In any case, whether the child will let it slip in your presence or directly ask, this is a good reason to talk to him. To talk without moralizing and reproaches, without shame and deliberate disgust for this topic. No matter how old a child is, he always has the right to find out how he actually came into this world. And what should change - depending on the age of the child - is not our versions of the birth of children, but the words with which we will answer his intimate questions.
When will dad be back?
Children suffer the most in divorce. Moreover, the most painful thing for a child may not be the fact of a divorce, but the concealment of information from him and the pretense of adults.
I have met children who sincerely believed (with the help of their mothers) that their dad was on a business trip or working somewhere else, and therefore he was not at home. The kids did not suspect that dad would never again appear on the threshold of their house or would come to them very rarely now. They waited for him and asked their mother questions more and more insistently - until they were visited by a vague guess that they were left without a father. The reaction to this discovery was the most unpredictable.
Of course, it is painful and unpleasant to talk to a child about the fact that mom and dad are breaking up. It is very difficult to find the right words for this. But without this, you will only give him ground for frightening fantasies. For example, a toddler might imagine that daddy left home because he misbehaved - because kids tend to take the blame in such cases.
Try to be truthful with the child and explain to him that dad will now live separately, that this is normal and that many children have parents living separately.
But you shouldn't be too frank with young children and tell them that dad cheated on mom or drank. Maybe you will feel better because you speak out, but such a “truth” can only do harm to a small child. It is with children of middle school and adolescence that you can discuss the problems that arise in relationships, and count on their understanding.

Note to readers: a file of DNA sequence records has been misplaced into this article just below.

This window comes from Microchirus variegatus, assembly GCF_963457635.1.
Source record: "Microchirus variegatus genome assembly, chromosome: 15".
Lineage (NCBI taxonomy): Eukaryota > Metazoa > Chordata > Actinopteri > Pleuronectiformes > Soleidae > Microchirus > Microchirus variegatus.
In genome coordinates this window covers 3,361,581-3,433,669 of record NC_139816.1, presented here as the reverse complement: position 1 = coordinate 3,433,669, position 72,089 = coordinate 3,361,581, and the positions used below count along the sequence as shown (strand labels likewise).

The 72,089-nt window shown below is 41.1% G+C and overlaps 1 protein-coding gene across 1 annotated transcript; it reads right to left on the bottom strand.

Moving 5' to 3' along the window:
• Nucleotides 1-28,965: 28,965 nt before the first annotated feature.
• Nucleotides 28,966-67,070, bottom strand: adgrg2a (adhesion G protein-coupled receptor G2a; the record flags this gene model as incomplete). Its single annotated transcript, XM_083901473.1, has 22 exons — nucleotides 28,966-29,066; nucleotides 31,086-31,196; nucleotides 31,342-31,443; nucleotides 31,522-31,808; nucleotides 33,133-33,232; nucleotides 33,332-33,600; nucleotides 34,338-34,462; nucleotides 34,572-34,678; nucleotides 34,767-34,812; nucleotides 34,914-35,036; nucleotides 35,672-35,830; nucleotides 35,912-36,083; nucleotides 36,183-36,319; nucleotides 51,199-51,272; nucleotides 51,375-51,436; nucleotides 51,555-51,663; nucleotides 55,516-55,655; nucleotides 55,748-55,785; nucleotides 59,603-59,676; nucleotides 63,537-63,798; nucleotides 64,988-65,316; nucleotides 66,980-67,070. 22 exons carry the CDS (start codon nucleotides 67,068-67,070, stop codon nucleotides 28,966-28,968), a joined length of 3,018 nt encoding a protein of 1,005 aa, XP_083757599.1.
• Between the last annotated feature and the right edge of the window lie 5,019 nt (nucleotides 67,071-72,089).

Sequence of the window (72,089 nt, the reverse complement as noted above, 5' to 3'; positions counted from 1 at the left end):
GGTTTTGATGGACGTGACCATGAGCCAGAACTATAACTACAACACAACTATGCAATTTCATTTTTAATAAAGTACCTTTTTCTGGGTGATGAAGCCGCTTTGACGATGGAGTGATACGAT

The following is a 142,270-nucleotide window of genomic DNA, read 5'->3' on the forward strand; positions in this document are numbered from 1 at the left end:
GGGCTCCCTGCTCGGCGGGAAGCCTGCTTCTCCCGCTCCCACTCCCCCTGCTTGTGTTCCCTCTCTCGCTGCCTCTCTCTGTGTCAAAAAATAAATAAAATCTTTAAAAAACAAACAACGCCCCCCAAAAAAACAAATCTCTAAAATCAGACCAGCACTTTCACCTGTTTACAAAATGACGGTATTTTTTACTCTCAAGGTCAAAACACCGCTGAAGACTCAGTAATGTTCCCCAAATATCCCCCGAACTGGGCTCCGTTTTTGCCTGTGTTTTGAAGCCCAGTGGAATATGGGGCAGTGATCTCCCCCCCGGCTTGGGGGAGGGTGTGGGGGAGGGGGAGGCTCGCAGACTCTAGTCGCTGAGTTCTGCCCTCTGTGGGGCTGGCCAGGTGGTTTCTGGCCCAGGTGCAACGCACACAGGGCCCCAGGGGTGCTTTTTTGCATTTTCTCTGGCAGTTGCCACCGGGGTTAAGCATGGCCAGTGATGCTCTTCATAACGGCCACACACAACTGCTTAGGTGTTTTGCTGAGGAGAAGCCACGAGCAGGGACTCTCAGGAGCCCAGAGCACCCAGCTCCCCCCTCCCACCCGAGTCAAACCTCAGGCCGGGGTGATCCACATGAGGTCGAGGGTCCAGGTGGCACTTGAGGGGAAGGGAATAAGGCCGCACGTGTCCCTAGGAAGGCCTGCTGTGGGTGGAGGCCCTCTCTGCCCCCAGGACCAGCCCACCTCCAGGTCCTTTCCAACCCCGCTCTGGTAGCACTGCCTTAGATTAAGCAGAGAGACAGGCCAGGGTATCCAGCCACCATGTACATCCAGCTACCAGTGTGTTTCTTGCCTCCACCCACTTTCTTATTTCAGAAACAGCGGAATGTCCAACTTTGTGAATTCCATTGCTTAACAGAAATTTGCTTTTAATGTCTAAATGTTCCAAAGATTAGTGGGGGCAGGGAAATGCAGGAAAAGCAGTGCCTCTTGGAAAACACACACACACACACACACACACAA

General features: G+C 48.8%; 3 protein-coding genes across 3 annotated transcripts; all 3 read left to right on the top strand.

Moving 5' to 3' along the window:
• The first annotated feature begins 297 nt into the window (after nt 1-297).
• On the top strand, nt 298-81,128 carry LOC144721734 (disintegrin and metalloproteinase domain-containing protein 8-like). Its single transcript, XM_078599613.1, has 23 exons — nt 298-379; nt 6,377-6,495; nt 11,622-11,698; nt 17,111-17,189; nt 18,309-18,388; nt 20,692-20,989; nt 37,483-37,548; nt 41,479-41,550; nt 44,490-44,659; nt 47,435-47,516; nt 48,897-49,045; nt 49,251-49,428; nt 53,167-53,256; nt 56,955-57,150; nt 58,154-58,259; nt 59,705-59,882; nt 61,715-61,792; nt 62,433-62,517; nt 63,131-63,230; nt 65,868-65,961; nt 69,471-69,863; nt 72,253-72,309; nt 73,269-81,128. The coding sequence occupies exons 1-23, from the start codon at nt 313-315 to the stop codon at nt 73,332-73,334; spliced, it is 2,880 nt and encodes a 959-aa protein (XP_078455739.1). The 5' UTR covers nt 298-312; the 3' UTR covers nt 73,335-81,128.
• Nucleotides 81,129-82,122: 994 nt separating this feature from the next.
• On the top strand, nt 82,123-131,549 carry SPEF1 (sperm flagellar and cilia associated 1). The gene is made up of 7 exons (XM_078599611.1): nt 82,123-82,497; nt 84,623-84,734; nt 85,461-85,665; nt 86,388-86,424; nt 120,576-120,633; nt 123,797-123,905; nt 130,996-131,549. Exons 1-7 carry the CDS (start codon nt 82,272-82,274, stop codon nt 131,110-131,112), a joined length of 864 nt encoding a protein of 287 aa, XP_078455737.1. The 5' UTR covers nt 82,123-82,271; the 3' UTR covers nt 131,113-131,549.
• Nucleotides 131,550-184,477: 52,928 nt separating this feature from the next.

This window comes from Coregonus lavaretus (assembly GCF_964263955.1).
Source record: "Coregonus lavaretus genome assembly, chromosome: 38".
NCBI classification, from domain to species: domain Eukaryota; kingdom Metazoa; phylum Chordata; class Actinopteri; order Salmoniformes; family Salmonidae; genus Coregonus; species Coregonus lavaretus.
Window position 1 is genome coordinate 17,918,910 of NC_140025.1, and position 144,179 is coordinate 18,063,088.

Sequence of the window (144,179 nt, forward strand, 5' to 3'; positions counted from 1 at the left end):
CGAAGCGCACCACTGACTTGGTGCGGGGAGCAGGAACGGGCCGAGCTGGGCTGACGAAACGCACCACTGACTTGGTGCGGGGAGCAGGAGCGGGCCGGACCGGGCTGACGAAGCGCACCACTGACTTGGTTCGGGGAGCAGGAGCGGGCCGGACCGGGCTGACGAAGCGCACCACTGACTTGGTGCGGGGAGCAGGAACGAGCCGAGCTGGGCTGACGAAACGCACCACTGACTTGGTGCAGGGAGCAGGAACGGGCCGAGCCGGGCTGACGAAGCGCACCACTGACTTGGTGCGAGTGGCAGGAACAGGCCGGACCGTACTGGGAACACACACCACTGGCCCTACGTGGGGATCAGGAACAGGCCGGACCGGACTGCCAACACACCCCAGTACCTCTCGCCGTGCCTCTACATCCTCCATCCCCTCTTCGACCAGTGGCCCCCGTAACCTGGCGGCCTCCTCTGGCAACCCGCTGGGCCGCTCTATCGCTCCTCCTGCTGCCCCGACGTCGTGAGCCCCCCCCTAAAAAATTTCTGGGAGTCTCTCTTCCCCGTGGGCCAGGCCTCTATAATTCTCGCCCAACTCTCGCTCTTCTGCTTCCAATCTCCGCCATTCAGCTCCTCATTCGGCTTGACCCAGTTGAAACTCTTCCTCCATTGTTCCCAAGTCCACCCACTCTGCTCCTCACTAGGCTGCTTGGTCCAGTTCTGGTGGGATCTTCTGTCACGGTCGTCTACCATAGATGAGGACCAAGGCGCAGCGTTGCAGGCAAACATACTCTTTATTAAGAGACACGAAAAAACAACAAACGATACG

It's important for preschoolers and younger students to maintain a positive image of their parents, so dose the truth about divorce according to the child's age. Sometimes it is better to just remain silent about something than to deceive.
1. Never dismiss your child's questions that seem untimely, difficult or unpleasant to you. Believe me, children do not ask questions when they are not yet psychologically ripe for this. You should not get off with a joke or the phrase: "Grow up - you will know." The child is unlikely to wait until he grows up, but most likely he will never turn to you again.
2. Be attentive to the child's questions and try to understand what exactly he wants to hear in response. Try forwarding the question to him himself and ask what he himself thinks about this. Sometimes it turns out that the child has already found a suitable answer for himself and he only needs your confirmation.
3. Do not rush to post all the information right away, start with the main and the simplest, answer the child's questions in a dosed manner. If the child is interested, he will ask you more questions, and you, in turn, can turn the conversation into a fascinating dialogue.
4. Treat each situation as an opportunity to make your relationship with your child more intimate and open. Show him by your own example that trust is the most important thing between loved ones. Without the fear of being punished or ridiculed for the "wrong" question, he will grow up to be a confident and inquisitive person.
5. Don't be afraid to ask yourself questions and don't self-deceive when something really goes wrong. When we are honest with ourselves, we will always find the right and right words for our child.